Ohio State University Ext.
Putnam County AGNR Extension Educator
After a dry summer, we are starting to get some rain, which is delaying harvest. Indian summer may be occurring this week as temperatures warm up, which should aid in drying the soil and the crops. Let’s remember to take the time to be safe as we get into full harvest mode.
As people drive around the countryside, be on the lookout for farmers harvesting and hauling their grain. Farmers often park their equipment either on the road or slightly off the road, so visibility may be impaired. Also, modern farm equipment is so large and wide, farmers often have difficulty seeing, maneuvering, or getting off the road. Drivers may forget how fast they are driving and several accidents occur each year due to the difference in speed between fast-moving vehicles and large slow-moving harvesting equipment.
At this time of year, please have patience with our farmers as they try to get their crops harvested. The harvest period generally only lasts about 30 to 60 days; most farmers get most of their crops harvested in just 1-2 weeks. So be aware of harvesting activity in the countryside during this busy season.
For farmers, before starting the combine, always do a visual inspection of the machine and the area to look for children, pets, or hazards. Keep the combine clear of debris, crop residues, paper sacks, etc., which could be a fire hazard. Keep a fire extinguisher on board to put out small fires. Keep the windows clean and adjust the mirrors and the seat so that you are comfortable and are properly aware of your surroundings to cut down on accidents (Source: MyMachiner.com).
Combines operate differently than most vehicles since they have large wheels in the front and steer from the back. Both operators and people who are around combines should be aware that combines make wide turns and the rear end swings around fast on self-propelled combines. Operators need to be aware of the braking system since each wheel generally has its own pedal. Hard or sharp braking may cause the combine to spin or tip over, especially on slight inclines.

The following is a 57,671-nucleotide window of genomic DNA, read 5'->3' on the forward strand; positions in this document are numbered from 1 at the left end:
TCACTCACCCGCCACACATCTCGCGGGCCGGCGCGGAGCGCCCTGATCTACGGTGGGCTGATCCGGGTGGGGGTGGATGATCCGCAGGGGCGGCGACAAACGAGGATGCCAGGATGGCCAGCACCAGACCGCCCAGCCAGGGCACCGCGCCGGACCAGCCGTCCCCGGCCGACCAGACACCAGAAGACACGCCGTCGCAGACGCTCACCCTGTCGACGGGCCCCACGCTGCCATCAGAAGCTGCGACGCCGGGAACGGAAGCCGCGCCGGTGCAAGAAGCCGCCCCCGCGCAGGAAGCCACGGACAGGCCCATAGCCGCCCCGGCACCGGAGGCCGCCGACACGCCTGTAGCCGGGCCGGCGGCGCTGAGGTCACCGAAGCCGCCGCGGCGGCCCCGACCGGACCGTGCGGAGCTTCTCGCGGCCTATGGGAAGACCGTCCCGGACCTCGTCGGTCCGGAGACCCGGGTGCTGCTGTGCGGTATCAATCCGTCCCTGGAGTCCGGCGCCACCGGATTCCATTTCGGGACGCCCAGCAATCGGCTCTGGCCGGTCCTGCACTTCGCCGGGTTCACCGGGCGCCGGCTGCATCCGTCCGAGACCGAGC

A major hazard with combines is the grain auger and unloading grain. The grain unloading auger often sticks out quite a distance from the combine and has been known to get caught on just about anything (telephone poles, grain trucks, tractors or other farm equipment, buildings, trees, low-hanging wires, etc.); so be aware of what position it is in or where it is at all times. During transport, remember to keep the auger in the closed position close to the combine.
When backing, watch your mirrors and be aware of what is behind you at all times. If you are driving a tractor with wagons, truck or a grain buggy. Never approach a combine from directly behind the tractor because it’s hard for the operator to see you.
If a combine becomes plugged during operation, the rule is to turn it before leaving the combine cab. If you leave the engine running while you are trying to clean or unclog the combine, you may get entangled in the equipment. While inspecting a combine, be aware of all moving parts, especially chains, belts and pinch points. It is easy to maim or lose a finger, thumb, arm, leg or your life when parts are moving on a combine or a grain auger.
The National Farm and Safety Week on Combine Safety (MyMachinery.com) offers these additional suggestions:
“Straw, stalks and other flying material thrown from choppers can injure nearby people. Make sure everyone is away from the discharge area of the machine before and during operation, especially children. During unloading, use a small shovel or a pole to break up bridging of grain, never use your hands.
“During or preparing for combine transport on highways or crossing a ditch, empty the grain tank to reduce weight and lower the center of gravity. When practical, remove the grain header and transport on a truck or implement carrier. Be sure SMV emblems, reflectors and lighters are in proper working order. Use guide vehicles with flashers and wide-load signs ahead of and behind the combine when transporting with the header attached. ( MyMachinery.com)”
Other issues with grain safety are unloading grain from wagons and trucks into pits or into augers for storage in grain bins. Last year, a 10-year-old boy suffocated in Mercer County when his father unloaded the wagon filled with corn. The young boy was playing with his younger brother in the wagon and they were sucked in as the grain was unloaded. The younger brother escaped but the older boy did not. Let’s keep this a safe harvest season.
For more information on farm safety, see our website at putnam.osu.edu and “Google” ohioline for farm safety material. Dr. Dee Jepsen, Farm Safety expert, has a number of farm safety fact sheets available.